Consumer Reports study: Online privacy still a big problem

June 11, 2014 

Are you giving away the keys to your online privacy? If so, you're not alone.


Despite a rash of high-profile data breaches and cyber threats, an alarming 62 percent of U.S. online consumers have done nothing to protect their privacy on the Internet, according to a recent national Consumer Reports survey.

Perhaps not surprisingly, the number of victims is on the rise: One in seven online consumers were notified that their personal data had been breached in 2013 -- a 56 percent increase from 2012. And a projected 11.2 million people fell for e-mail phishing scams, up 22 percent from the previous year.

These days, the threat of cyber attacks and malicious software is nearly omnipresent, whether Americans are on their home computer, storing files in the cloud, or using the wi-fi network at the local coffee shop or the doctor's office.

The new report, published online May 29 and in the July issue of Consumer Reports, exposes some of the ingenious methods cybercriminals have been using to prey on the unsuspecting, as well as ways consumers can recognize their points of vulnerability and strengthen their defenses.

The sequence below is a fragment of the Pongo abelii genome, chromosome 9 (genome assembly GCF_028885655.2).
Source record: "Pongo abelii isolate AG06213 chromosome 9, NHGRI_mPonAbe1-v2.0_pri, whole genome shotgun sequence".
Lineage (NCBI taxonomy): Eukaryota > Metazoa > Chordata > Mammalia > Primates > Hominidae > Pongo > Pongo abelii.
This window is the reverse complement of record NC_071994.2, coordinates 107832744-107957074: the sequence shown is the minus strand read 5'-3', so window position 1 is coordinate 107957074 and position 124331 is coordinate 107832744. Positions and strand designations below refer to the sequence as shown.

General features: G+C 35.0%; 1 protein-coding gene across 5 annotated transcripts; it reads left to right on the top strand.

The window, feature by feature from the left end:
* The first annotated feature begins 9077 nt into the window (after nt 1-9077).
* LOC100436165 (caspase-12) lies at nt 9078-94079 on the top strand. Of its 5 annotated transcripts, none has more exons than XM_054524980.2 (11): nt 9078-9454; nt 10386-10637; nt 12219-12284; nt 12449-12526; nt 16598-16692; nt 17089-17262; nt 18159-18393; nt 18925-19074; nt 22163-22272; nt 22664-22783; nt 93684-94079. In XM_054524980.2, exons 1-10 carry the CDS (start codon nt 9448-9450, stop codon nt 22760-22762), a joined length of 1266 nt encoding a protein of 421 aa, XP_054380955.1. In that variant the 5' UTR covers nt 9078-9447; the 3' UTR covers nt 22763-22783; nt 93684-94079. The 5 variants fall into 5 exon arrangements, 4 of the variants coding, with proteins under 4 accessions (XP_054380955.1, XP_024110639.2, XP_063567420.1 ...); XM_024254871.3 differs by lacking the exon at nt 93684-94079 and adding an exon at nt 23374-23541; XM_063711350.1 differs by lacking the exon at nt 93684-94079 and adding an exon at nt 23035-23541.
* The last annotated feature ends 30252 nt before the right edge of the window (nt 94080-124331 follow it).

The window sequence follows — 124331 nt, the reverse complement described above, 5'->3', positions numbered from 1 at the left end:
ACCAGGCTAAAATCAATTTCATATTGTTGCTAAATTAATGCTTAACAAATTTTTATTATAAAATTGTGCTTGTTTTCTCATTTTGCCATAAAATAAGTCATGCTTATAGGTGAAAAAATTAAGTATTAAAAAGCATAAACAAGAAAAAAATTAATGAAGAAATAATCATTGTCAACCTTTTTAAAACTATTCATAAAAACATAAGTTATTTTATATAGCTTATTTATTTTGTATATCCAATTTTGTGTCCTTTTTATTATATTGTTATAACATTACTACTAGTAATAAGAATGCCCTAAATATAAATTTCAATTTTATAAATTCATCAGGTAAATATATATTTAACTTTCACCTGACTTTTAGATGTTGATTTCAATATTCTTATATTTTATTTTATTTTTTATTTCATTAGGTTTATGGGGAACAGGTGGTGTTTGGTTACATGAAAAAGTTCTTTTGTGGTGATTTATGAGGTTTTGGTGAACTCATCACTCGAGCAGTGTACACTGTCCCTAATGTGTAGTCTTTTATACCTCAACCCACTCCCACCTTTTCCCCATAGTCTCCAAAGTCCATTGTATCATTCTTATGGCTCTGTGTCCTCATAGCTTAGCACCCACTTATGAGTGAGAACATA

"The most effective defense against an international onslaught of shadowy hackers is being a well-informed and vigilant individual," said Glenn Derene, electronics editor for Consumer Reports. "It should be clear by now that consumers can't rely solely on institutions to safeguard their valuable personal information online. Our report identifies some tools that can help people shut the door on cybercriminals."

For online consumers, the first step in protecting themselves is to know where they're exposed. The CR report lists nine areas of vulnerability -- from hospitals to cloud services.

Some widely used cloud services such as Dropbox and Evernote have a spotty security record. Dropbox has had several breaches over the past few years and in 2013, a hack of Evernote exposed the user names and e-mail addresses of about 50 million users.

Information stored in the cloud is only as secure and accessible as the cloud provider makes it.

Consumers who store private information on cloud-based service should encrypt it with a free encryption program such as TrueCrypt before they upload it. If a breach occurs, hackers won't be able easily read that data.

The CR report also includes profiles of seven recent security disasters, a field guide to stronger passwords and reviews of online security software.

The Consumer Reports National Research Center conducted the survey on Internet security in January. Participants were -- 3,110 adults with a home Internet connection who were part of an online panel convened by GfK, a research company.

From those respondents, Consumer Reports made national projections. The margin of error for the full sample was plus or minus 1.8.

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